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Integrated Management of System Health in Space Applications

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3 Author(s)
Reichard, K. ; Dept. of Complex Syst. Monitoring & Autom., Pennsylvania State Univ., University Park, PA ; Crow, E. ; Bair, T.

Integrated system health management (ISHM) technologies have been developed to address safety, replace time-based maintenance with condition-based maintenance, and to reduce life cycle costs. Traditional space system designs have focused on safety to minimize the risk to crew and to protect the public, astronauts and pilots, the NASA workforce, and high-value equipment and property. Systems have relied on high reliability components to provide the necessary safety margins and avoid operational mission failures. The current vision for future manned and unmanned space missions to the International Space Station, the Moon, Mars, and beyond, will require longer duration missions and will rely on complex assemblages of components. Increased mission duration and complexity increase the probability of operational mission failures that must be mitigated without jeopardizing safety or the objectives of the current or future missions that might reuse critical mission components. ISHM technology will be essential for providing near-real-time assessments of system capability, safety margins, and maintenance and sustainment requirements. The Applied Research Lab has conducted a series of workshops for NASA which focused on defining requirements for integrated system health monitoring and for the integration of health monitoring and control to provide intelligent self situational awareness (ISSA). The results of these workshops indicate that the benefits of ISHM and greater integration between ISHM and control include increased safety and mission assurance, the ability to rapidly respond to system failures, and decreased operator workload. Emerging open system standards such as OSA-EAI provide a framework for integrating system health monitoring with control functionality in spacecraft avionics systems. The purpose of this paper is to describe areas where system health monitoring can impact safety, reliability and sustainment in space applications and present the results of works- - hops conducted for NASA to identify requirements for the integration of health monitoring and control in future space systems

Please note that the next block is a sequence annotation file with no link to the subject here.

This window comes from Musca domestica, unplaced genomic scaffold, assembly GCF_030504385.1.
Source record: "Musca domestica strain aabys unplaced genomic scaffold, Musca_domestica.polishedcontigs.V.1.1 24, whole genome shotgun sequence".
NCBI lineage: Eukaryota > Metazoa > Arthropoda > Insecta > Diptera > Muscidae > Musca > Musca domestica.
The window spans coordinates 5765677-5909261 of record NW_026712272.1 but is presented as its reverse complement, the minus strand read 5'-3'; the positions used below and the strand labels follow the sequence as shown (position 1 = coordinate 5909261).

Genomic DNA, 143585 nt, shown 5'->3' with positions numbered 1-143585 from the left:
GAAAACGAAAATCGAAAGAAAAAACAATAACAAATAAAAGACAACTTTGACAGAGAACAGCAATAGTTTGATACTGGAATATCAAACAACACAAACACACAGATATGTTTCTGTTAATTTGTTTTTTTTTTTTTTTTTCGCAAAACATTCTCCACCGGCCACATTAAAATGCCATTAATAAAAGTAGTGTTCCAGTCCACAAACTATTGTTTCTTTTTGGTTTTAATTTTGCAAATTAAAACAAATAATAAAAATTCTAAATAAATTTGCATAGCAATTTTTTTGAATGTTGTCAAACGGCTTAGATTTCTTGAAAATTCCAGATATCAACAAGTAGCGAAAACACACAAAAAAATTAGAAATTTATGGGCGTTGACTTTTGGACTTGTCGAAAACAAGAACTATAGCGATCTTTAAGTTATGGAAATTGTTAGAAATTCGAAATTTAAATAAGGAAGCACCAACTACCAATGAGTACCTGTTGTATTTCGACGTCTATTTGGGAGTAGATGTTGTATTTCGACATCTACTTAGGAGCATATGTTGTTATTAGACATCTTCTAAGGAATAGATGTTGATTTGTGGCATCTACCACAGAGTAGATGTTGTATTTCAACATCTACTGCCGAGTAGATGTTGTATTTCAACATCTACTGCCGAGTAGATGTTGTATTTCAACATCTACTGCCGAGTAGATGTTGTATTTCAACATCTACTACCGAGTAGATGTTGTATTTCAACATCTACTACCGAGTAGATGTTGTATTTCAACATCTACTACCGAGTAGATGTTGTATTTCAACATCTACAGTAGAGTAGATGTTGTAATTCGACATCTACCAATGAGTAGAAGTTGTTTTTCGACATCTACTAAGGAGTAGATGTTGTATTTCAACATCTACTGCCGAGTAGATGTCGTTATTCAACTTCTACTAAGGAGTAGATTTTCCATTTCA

Published in:

Reliability and Maintainability Symposium, 2007. RAMS '07. Annual

Date of Conference:

22-25 Jan. 2007